A RARE ARTS & CRAFTS SILVER AND SHAGREEN MOUNTED CIGAR CANNISTER, JOHN PAUL COOPER, CIRCA 1910
cylindrical with shagreen panels between ropetwist and beaded bands, the cover with silver mounted coral finial, the wooden interior with silver plaque signed 'J PAUL COOPER'
12cm., 4¾in. high
The shagreen discouloured. No obvious splits. Good condition.
"In response to your inquiry, we are pleased to provide you with a general report of the condition of the property described above. Since we are not professional conservators or restorers, we urge you to consult with a restorer or conservator of your choice who will be better able to provide a detailed, professional report. Prospective buyers should inspect each lot to satisfy themselves as to condition and must understand that any statement made by Sotheby's is merely a subjective, qualified opinion. Prospective buyers should also refer to any Important Notices regarding this sale, which are printed in the Sale Catalogue.
NOTWITHSTANDING THIS REPORT OR ANY DISCUSSIONS CONCERNING A LOT, ALL LOTS ARE OFFERED AND SOLD AS IS" IN ACCORDANCE WITH THE CONDITIONS OF BUSINESS PRINTED IN THE SALE CATALOGUE."
Acquired from the family of the artist by the present owner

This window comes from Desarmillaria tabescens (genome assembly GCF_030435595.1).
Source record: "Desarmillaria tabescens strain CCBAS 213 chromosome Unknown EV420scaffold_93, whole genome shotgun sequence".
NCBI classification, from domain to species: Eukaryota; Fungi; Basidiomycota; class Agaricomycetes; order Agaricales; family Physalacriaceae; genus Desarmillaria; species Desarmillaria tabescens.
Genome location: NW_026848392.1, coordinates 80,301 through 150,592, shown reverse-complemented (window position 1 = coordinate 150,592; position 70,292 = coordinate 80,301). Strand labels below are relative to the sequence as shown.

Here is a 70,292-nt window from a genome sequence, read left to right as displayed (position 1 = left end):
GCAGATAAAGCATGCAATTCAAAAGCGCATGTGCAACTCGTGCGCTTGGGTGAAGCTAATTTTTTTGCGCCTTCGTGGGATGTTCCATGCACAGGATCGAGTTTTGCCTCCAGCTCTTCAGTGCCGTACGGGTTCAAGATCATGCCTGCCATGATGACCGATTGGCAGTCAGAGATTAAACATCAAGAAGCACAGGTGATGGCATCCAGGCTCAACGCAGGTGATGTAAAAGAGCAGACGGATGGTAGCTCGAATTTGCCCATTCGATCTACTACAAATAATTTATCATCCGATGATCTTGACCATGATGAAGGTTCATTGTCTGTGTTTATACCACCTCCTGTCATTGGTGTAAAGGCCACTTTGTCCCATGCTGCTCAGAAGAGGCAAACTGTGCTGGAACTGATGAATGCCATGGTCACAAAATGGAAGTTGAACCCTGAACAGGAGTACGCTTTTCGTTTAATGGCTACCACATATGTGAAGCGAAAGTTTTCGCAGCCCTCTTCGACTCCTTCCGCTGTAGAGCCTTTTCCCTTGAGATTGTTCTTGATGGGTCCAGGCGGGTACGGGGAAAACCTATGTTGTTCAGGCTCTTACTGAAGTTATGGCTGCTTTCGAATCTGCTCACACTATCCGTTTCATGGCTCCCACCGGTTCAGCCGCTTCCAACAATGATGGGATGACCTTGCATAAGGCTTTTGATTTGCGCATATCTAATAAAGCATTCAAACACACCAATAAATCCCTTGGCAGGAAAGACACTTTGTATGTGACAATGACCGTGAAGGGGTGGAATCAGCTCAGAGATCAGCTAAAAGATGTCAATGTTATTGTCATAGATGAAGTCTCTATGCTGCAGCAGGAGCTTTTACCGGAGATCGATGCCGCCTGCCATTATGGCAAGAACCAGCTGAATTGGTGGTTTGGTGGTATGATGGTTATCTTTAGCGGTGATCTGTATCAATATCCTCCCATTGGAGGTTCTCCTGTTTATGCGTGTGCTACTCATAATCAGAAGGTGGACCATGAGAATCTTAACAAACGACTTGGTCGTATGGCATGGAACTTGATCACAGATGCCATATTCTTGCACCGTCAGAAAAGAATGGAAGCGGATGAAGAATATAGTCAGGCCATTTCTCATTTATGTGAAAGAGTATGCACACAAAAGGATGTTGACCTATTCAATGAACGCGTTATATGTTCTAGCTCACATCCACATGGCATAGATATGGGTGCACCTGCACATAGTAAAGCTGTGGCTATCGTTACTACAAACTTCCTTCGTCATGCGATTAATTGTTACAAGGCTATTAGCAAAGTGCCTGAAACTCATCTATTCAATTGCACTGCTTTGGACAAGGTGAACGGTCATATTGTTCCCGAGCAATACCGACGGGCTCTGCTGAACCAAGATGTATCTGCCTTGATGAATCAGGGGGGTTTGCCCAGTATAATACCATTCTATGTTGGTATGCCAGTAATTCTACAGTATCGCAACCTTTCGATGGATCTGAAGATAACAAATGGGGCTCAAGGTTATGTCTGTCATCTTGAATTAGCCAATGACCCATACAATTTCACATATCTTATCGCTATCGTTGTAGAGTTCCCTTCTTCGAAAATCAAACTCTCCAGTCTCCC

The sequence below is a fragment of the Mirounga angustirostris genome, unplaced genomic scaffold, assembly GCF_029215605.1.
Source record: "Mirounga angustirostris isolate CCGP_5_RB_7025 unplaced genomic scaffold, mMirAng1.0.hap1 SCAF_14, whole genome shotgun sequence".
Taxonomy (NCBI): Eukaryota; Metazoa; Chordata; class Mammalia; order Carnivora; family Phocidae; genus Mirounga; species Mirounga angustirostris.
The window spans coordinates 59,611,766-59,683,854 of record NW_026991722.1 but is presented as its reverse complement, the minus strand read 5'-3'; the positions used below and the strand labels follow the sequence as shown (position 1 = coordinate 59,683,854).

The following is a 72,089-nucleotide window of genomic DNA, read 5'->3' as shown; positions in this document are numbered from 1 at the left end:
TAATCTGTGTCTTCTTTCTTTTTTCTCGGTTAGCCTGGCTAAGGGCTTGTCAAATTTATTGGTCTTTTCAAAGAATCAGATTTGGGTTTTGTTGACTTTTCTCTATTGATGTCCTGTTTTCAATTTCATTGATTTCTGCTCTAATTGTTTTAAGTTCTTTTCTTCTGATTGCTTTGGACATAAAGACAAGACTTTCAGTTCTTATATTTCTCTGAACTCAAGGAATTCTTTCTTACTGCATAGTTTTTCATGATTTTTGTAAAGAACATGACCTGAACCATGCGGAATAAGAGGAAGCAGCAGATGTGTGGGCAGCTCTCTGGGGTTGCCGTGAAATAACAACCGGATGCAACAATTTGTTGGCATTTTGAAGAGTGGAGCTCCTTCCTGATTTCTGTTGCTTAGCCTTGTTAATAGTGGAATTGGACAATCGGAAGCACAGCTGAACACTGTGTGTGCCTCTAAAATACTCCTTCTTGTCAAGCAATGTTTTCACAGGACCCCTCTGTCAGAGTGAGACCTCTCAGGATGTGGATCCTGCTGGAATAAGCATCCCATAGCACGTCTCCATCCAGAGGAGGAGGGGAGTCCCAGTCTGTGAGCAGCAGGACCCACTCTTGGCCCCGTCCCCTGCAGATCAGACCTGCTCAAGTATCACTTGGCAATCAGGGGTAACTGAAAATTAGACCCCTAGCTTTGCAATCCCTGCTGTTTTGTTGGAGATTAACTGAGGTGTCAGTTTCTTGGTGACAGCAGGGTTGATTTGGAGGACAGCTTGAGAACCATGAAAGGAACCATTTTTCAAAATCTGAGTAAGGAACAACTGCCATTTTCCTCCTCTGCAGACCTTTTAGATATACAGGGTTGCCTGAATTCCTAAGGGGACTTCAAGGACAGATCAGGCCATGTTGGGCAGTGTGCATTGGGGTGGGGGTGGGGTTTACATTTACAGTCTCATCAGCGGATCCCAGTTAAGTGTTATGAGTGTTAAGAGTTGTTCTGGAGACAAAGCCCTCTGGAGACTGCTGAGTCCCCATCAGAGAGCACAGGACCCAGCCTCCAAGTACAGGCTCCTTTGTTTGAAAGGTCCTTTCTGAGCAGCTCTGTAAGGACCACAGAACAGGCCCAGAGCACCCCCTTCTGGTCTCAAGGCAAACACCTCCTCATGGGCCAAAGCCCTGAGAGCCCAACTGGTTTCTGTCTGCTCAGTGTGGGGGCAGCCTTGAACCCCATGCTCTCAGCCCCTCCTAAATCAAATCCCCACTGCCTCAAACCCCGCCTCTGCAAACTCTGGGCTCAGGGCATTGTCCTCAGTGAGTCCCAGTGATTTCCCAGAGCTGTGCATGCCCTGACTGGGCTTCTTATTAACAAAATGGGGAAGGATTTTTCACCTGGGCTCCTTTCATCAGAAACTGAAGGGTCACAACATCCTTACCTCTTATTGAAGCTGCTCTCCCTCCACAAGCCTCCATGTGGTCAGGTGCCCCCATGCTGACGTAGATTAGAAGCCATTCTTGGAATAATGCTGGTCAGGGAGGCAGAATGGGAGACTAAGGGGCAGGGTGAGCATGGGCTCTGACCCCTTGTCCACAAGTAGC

Trained as an architect, in 1888 John Paul Cooper became an apprentice at the practice of John D. Sedding. Upon the sudden death of Sedding in 1891 Henry Wilson, a great friend of Cooper's, became manager and gradually introduced the production of craft work. Cooper thrived under the new direction and in 1893 he exhibited for the first time at the Arts and Crafts society exhibition. In 1897 Cooper set up his own small workshop in Kensington and the following year began to experiment with shagreen. By the mid-19th century the technique of preparing and dyeing shagreen had been lost and firms were relying on reusing skin from old objects. Cooper was determined to ressurect the process and re-establish the market. In 1899 he exhibited his first shagreen box and by 1900 had developed 6 colour stains.
This early period (1903-07) saw the production of Cooper's most extravagant and expensive designs in shagreen with this particular signed example most likely to have been executed during this time.